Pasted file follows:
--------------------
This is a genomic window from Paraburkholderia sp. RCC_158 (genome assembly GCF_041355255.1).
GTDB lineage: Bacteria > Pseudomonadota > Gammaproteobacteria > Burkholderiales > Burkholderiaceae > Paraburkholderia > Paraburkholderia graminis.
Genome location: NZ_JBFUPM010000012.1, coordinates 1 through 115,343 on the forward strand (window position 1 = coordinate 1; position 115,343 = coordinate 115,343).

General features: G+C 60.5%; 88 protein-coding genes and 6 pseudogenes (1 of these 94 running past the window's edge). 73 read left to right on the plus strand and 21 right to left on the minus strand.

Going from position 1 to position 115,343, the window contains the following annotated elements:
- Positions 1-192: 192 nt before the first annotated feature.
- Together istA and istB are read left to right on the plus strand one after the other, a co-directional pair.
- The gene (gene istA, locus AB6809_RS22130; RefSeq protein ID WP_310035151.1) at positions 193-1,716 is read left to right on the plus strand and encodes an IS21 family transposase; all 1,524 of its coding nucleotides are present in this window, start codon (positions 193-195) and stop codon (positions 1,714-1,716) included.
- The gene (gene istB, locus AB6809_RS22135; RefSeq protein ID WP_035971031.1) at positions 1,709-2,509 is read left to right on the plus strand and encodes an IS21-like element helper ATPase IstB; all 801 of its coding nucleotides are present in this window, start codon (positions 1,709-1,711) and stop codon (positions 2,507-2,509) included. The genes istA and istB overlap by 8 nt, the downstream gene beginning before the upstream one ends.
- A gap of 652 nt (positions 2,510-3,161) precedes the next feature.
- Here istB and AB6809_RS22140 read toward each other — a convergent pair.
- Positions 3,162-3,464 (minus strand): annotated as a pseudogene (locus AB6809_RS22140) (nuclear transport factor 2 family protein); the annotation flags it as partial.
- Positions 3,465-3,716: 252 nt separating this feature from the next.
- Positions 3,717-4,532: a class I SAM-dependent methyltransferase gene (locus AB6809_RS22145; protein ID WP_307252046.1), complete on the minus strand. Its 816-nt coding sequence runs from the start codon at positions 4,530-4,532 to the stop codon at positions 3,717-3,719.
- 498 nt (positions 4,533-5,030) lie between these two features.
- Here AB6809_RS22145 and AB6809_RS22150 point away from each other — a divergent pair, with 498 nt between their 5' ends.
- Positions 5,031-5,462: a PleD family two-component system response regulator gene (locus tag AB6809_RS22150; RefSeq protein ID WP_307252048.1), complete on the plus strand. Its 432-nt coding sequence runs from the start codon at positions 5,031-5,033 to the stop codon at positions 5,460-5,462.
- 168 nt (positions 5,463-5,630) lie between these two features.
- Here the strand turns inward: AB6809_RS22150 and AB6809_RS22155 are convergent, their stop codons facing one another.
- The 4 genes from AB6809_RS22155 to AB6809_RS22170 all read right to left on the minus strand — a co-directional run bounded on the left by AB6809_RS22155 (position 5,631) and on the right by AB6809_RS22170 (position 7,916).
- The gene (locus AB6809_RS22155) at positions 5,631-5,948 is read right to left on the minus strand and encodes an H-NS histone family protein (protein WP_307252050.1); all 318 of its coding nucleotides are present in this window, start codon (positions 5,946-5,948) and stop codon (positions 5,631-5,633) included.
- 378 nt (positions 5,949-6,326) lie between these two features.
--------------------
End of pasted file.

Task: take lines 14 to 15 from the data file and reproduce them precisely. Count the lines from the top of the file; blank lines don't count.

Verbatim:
- Positions 3,717-4,532: a class I SAM-dependent methyltransferase gene (locus AB6809_RS22145; protein ID WP_307252046.1), complete on the minus strand. Its 816-nt coding sequence runs from the start codon at positions 4,530-4,532 to the stop codon at positions 3,717-3,719.
- 498 nt (positions 4,533-5,030) lie between these two features.